Being bilingual is such an awesome privilege! But it's one that most Americans don't really understand. The vast majority of Americans are monolingual, speaking and understanding only one language; English. I was among them, even though I studied German in high school and college. If I had had the opportunity, I would have been able to get by in Germany with my limited knowledge of the language. But it wouldn't have made me comfortable!
After college, I began to study linguistics and a whole new world opened up to me. My next step was to learn a little bit of a language that was very different from any I had ever encountered. I did OK, and I seemed to have a knack for understanding the meaning the other speaker was trying to communicate even though I didn't really understand the words. But I digress...
My husband and I started on our journey to becoming bilingual when we arrived in Brazil in 1974. After two weeks in the country, we moved in with a Brazilian family who spoke only Portuguese. Believe me, that was NOT comfortable. But we knew that the only way to really learn the language was to immerse ourselves in it. It was incredibly taxing and tiring to struggle to understand and communicate in a language we were just barely learning. But it was one of the best decisions we could ever have made and it put us way ahead in our understanding not only of the language, but also the culture of the people of Brazil.
Fast forward to our children - they had the "misfortune" of living in an American/British missionary community where English was the language of choice. So we had to be proactive in exposing them to Portuguese. We sent them to Portuguese speaking preschool. Our son learned how to mix all of his food into one homogeneous mixture on his plate before he ate but not much Portuguese and he beseeched me daily with his big, round eyes to come back and get him soon. Our daughter who was a little older, went to school kicking and screaming every day, but in spite of that, developed a passionate love for Portuguese, Brazil and everything Brazilian. She also managed to become truly bilingual.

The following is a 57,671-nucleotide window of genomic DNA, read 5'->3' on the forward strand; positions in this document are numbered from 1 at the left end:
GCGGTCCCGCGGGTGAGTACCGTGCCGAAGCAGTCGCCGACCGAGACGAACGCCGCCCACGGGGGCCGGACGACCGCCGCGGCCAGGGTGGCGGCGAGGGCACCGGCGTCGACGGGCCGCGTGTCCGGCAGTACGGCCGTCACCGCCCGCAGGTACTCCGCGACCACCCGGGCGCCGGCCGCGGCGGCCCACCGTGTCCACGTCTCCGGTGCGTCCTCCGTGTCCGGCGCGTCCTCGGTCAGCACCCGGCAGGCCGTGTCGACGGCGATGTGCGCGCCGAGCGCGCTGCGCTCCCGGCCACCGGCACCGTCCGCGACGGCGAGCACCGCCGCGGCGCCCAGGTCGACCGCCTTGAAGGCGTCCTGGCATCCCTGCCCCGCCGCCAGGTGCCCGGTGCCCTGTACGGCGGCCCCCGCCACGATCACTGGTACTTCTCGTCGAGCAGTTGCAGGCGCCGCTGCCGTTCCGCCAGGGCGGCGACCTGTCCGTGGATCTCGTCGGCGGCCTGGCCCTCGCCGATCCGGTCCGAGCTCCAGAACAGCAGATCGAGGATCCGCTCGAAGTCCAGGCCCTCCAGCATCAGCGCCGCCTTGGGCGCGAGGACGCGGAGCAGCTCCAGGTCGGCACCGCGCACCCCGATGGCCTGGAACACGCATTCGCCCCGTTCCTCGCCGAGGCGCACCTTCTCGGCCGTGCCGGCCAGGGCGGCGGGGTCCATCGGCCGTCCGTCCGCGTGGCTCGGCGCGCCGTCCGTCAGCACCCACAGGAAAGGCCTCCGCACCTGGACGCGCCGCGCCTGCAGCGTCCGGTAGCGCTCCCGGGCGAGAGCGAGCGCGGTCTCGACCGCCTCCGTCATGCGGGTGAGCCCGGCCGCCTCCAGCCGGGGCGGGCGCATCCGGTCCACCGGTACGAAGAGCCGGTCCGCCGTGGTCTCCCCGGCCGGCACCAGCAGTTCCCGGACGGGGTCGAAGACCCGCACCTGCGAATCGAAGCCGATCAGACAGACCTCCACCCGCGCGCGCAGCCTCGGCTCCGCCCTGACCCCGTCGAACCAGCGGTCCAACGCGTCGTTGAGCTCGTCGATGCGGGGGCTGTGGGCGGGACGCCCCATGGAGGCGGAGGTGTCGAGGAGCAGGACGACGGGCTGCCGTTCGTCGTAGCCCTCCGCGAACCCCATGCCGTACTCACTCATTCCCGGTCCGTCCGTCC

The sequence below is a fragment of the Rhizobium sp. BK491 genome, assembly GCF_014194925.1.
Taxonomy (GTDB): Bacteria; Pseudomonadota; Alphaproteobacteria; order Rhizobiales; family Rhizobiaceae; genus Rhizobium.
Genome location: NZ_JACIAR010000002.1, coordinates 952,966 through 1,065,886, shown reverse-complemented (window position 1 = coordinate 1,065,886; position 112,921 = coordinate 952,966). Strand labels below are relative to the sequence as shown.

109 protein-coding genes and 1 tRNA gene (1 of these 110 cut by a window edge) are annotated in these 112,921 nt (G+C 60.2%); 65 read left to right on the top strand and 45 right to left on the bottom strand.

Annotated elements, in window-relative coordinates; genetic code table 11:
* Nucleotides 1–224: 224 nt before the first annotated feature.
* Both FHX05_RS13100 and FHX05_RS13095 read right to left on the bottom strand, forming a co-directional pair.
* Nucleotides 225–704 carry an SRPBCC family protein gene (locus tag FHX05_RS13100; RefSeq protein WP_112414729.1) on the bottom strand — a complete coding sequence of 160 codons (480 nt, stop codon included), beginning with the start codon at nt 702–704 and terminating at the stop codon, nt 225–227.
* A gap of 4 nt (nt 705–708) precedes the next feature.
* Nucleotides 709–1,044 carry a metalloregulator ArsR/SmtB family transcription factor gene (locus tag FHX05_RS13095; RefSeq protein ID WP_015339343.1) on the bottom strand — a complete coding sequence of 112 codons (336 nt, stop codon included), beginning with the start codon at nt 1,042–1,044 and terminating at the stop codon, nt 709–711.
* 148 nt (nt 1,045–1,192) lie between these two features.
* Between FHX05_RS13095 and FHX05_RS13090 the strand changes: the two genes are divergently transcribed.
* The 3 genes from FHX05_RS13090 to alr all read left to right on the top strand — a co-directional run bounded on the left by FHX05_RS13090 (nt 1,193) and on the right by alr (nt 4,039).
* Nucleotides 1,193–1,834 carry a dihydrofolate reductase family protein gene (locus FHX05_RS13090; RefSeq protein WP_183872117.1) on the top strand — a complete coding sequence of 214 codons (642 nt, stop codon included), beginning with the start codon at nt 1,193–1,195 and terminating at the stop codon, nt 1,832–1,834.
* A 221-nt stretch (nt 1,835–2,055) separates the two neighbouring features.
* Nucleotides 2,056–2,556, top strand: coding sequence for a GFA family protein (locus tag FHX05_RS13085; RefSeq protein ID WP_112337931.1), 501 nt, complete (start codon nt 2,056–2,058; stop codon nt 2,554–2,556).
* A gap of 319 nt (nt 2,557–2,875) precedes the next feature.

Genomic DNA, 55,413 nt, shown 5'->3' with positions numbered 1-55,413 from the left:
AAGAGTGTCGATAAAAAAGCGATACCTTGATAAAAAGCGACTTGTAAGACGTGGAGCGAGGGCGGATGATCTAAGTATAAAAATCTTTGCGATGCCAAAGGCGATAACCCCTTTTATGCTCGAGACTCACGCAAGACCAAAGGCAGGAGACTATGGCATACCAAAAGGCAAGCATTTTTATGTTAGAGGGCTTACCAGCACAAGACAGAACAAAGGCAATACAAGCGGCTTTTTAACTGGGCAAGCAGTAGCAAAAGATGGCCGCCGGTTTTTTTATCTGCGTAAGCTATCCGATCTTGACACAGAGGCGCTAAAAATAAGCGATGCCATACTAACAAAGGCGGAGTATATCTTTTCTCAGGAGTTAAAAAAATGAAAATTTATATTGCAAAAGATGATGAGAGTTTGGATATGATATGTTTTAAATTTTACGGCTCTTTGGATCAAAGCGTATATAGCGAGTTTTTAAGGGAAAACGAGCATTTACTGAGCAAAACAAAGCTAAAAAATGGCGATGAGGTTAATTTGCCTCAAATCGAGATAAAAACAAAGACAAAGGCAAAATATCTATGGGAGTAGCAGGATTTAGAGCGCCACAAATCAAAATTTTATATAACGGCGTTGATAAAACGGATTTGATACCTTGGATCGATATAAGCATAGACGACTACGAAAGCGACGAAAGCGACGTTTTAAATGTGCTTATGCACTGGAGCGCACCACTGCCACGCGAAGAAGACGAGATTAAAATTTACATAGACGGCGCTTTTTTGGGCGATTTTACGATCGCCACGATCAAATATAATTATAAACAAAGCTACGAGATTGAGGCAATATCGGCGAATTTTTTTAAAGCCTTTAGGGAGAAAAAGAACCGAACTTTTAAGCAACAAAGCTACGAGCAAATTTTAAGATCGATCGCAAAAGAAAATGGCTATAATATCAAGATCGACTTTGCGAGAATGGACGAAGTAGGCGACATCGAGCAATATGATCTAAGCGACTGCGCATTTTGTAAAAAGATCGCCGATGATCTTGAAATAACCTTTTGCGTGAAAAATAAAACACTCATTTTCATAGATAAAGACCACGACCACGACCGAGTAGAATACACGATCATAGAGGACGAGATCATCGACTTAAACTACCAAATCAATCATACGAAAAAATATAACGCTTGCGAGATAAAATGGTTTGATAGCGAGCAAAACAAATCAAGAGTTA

Fast forward again to our third son - he was almost 7 years younger than our middle son and even though by this time we were living in a place that allowed him to have much more interaction and exposure to Portuguese, he was not learning it well. So we debated about putting him into a Brazilian school for 4th grade. I sought John's counsel. He was the one who had pleaded with me not to leave him very long at the preschool. He said, "Mom, I would give an arm and a leg to be able to speak Portuguese well." That sealed it. Off to a Brazilian school for our 4th grader. He learned Portuguese well enough to have pretty flawless pronunciation and took it upon himself to correct ours at every opportunity.
Fast forward yet again to our grandson - our expectation was that he would grow up learning both languages at the same time; English from his mother and Portuguese from his Brazilian father. That expectation was dashed when his father left when our grandson was just beginning to talk. So we now have a 5 year old who needs to learn Portuguese and who isn't the least bit interested in doing so. Now what? We are looking for a way to endow him with the incredible gift of being a bilingual. We're starting to speak Portuguese for at least part of the time during every meal. Since our grandson loves to talk, something is bound to happen.
By the way, our own Portuguese improved dramatically when we invited a young Brazilian woman to come and stay with us for awhile. She came intending to stay for about a month to six weeks and ended up living with us for 4 years instead. Maybe we need to do that again.